Numbness or tingling in your hands? You might have degenerative cervical myelopathy

Woman looking at her fists

Degenerative cervical myelopathy is the leading cause of spinal cord impairment in adults, affecting nearly 1 in 10 individuals at some point in their lives. The condition arises from gradual, progressive compression of the spinal cord in the neck due to disc disease, unstable bone movement or ligament growth within the spinal canal. If left untreated, the natural history of the disease is increasing loss of dexterity and function in the hands, worsening balance and bladder function, and eventually quadriparesis. Once diagnosed, the recommended treatment is typically surgery, and early intervention is key to promoting recovery and maintaining quality of life. Read on to learn how to detect the early signs of DCM and explore possible treatment options.

Symptoms of DCM

Early signs of DCM include:

  1. Numbness and tingling in the hands and fingers.
  2. Dexterity issues or difficulty with fine motor skills, such as trouble buttoning a shirt, writing or sewing.
  3. Problems with walking and balance, especially on uneven ground.
  4. Radicular arm pain, or pain that radiates down the arm.

As the disease progresses, it can also lead to issues with bladder function.

DCM is often mistaken for other conditions, such as peripheral neuropathy or carpal tunnel syndrome, which are also very common. If there is any doubt, a prompt evaluation by a qualified spine specialist is recommended, especially for adults over the age of 50. Early diagnosis and treatment can help you avoid permanent damage and loss of function.

Causes of DCM

The following factors may increase your risk of developing DCM:

  • Age – DCM is commonly diagnosed in patients over the age of 50, and it can be especially prevalent in those over age 70
  • Gender – Males are three times more likely to develop DCM than women
  • Tobacco smoking – Smoking significantly increases your risk of arthritis anywhere in the spine
  • Injury or repeated trauma – Some individuals, such as elite athletes, can develop early onset arthritis in the cervical spine due to overuse or excessive forces
  • Musculoskeletal conditions – Diseases that can affect bone metabolism and development, such as rheumatoid arthritis and ankylosing spondylitis, can accelerate changes in the neck that lead to DCM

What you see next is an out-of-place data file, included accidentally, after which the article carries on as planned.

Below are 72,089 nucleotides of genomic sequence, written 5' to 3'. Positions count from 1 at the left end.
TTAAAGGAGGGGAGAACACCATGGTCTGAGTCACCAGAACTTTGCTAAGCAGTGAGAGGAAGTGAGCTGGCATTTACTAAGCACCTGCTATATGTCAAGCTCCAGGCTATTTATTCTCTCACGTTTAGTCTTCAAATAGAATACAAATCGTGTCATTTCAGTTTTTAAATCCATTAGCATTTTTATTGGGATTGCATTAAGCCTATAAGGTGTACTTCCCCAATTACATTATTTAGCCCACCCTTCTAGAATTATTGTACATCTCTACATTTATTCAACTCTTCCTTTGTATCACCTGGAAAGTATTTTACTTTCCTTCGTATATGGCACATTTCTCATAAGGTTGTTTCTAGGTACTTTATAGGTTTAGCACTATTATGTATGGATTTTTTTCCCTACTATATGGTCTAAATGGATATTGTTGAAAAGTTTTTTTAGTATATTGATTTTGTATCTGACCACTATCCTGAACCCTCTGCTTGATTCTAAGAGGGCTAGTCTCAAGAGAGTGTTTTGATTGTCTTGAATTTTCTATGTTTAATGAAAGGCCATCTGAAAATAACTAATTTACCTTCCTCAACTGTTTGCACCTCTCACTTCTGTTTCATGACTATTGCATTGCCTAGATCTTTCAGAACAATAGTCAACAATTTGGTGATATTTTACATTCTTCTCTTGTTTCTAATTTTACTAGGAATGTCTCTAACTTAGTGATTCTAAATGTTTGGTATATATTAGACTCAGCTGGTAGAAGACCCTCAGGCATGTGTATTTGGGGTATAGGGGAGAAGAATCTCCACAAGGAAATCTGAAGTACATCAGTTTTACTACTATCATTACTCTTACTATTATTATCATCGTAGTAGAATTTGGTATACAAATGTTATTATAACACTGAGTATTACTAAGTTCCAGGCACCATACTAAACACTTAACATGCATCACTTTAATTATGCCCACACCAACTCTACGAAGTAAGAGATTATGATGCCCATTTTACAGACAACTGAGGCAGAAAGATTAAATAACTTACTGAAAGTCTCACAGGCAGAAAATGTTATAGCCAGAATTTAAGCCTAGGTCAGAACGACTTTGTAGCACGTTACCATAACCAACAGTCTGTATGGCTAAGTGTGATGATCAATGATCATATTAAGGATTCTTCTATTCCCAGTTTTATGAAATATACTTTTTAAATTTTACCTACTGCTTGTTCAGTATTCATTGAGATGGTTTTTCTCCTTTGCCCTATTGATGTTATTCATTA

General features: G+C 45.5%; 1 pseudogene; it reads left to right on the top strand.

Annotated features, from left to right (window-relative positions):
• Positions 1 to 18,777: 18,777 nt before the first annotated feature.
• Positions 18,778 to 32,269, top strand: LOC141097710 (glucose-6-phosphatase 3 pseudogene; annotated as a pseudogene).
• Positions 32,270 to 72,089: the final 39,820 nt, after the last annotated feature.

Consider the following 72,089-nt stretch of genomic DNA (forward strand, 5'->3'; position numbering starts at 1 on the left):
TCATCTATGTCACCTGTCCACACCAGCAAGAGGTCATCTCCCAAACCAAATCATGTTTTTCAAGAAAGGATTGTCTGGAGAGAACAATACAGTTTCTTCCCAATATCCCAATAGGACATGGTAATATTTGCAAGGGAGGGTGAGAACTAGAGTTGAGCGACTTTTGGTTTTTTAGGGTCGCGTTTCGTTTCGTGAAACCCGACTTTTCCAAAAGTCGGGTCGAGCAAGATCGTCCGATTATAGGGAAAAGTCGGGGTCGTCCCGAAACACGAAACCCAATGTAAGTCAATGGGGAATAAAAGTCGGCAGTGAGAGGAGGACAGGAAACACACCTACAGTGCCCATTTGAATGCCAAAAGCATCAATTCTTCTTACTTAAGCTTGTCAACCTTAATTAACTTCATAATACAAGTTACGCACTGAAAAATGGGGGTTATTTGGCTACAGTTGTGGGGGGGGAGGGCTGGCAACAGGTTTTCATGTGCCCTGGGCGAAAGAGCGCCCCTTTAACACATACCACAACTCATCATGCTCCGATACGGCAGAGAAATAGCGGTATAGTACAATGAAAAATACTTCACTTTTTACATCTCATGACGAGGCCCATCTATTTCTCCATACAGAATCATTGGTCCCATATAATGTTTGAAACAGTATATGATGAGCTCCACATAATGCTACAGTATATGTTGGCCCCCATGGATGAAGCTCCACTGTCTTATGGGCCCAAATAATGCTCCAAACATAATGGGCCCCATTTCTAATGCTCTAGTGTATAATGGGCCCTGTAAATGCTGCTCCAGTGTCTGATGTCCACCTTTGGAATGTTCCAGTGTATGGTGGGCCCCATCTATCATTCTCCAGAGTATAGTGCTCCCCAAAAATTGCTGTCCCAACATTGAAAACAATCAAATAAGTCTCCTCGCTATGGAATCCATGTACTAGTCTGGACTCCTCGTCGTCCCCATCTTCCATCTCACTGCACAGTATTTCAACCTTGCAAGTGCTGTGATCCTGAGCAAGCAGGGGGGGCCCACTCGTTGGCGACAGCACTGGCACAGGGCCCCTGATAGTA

• Ossification of the posterior longitudinal ligament – OPLL occurs when the ligament that connects and stabilizes the bones of the spinal column becomes thicker and less flexible, often due to hereditary or genetic factors

For some people, the onset of DCM is unavoidable. However, most people can take steps to reduce their risk later in life. These measures include:

  • Staying active
  • Maintaining a healthy BMI
  • Avoiding smoking
  • Controlling other medical problems
  • Avoiding occupational hazards that can lead to overuse or neck injuries

“If you have DCM, you want to take yourself out of any environment that would put increased strain on your neck,” says Jamie Wilson, MD, FRCS, Nebraska Medicine neurosurgeon and DCM researcher. “Also, it’s important to avoid contact sports, roller coasters or horseback riding – anything that could result in sudden or extreme movements of your neck.”

DCM treatment options

The standard diagnostic tools to confirm whether someone has DCM is an MRI, along with a comprehensive examination. Patients with mild impairment can be monitored, and many can see improvement with nonoperative measures like physiotherapy. However, in most cases of moderate to severe impairment, surgery is recommended as the definitive treatment.
“Once a diagnosis of DCM has been made and you have reached a certain level of functional impairment, then there is only one treatment proven to be effective, and that is decompressive surgery,” says Dr. Wilson. “No other treatments or nonoperative measures have been proven to be successful, and if you delay treatment and get worse, the potential for recovery after surgery also gets worse.”

Decompressive surgery is performed to take pressure off the spinal cord, and in some cases, to reconstruct areas of additional weakness. This may include removing discs and placing a bone graft into the disc space to open it up, as well as correcting misalignment in the spine or reconstructing an area of the spine with titanium screws and rod implants. Most patients only need surgery once, but some may need additional surgery on untreated areas of the spine as they age.

“If you have any of the symptoms above, it’s important to seek medical advice and imaging promptly – if only for peace of mind – because the potential downside of untreated DCM can be devastating,” says Dr. Wilson. “I urge all adults – particularly those of retirement age or older – to be vigilant about these symptoms and to speak to a qualified medical professional if they have any concerns.”  

For more information or to schedule an appointment with the Comprehensive Spine Program, call 800.922.0000.